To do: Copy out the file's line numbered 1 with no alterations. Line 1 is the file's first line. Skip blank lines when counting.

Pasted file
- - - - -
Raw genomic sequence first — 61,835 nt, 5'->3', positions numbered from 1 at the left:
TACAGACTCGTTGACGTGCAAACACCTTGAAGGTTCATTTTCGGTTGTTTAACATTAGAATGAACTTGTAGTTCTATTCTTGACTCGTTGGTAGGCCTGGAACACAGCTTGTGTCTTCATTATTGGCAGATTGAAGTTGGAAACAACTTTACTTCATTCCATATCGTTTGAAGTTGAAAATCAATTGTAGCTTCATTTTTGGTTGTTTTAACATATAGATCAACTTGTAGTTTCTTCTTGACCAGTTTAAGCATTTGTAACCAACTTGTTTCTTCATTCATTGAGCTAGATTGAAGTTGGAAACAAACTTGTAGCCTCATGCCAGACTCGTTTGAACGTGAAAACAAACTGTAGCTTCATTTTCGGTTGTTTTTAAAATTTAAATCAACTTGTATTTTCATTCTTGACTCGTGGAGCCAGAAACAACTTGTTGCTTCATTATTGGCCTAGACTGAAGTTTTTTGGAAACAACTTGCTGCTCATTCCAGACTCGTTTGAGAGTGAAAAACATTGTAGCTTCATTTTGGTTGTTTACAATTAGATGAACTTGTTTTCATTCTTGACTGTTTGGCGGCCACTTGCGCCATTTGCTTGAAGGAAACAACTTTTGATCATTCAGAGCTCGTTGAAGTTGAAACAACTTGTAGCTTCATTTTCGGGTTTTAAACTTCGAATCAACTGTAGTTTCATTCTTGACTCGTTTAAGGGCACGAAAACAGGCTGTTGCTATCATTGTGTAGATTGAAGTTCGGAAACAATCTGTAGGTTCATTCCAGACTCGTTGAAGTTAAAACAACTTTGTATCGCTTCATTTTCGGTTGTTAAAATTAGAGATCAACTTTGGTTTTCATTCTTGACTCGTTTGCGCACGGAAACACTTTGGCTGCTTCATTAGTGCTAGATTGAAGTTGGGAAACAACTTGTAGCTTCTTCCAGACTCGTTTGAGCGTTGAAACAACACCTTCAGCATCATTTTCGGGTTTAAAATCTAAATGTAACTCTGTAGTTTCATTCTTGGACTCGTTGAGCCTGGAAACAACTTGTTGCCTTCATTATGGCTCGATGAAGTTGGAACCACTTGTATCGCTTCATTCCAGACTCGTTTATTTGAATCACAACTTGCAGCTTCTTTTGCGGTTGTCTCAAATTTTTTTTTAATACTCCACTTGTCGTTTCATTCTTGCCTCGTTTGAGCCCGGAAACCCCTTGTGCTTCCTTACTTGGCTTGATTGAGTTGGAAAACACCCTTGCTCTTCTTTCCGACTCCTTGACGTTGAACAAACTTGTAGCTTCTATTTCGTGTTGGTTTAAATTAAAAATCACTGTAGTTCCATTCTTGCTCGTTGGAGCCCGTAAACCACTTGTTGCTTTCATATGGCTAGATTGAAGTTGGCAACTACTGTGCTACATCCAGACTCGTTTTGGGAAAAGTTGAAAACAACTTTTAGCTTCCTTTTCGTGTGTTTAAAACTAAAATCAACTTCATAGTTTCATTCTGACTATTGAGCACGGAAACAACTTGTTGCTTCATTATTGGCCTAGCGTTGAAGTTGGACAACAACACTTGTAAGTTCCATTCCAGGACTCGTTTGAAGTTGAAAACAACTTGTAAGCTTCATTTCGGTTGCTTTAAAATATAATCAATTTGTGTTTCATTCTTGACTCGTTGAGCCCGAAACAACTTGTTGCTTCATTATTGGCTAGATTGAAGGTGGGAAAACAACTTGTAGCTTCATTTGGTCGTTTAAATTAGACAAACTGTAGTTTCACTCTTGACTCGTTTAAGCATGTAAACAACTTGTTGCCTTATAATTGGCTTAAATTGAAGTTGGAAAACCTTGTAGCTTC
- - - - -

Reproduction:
Raw genomic sequence first — 61,835 nt, 5'->3', positions numbered from 1 at the left: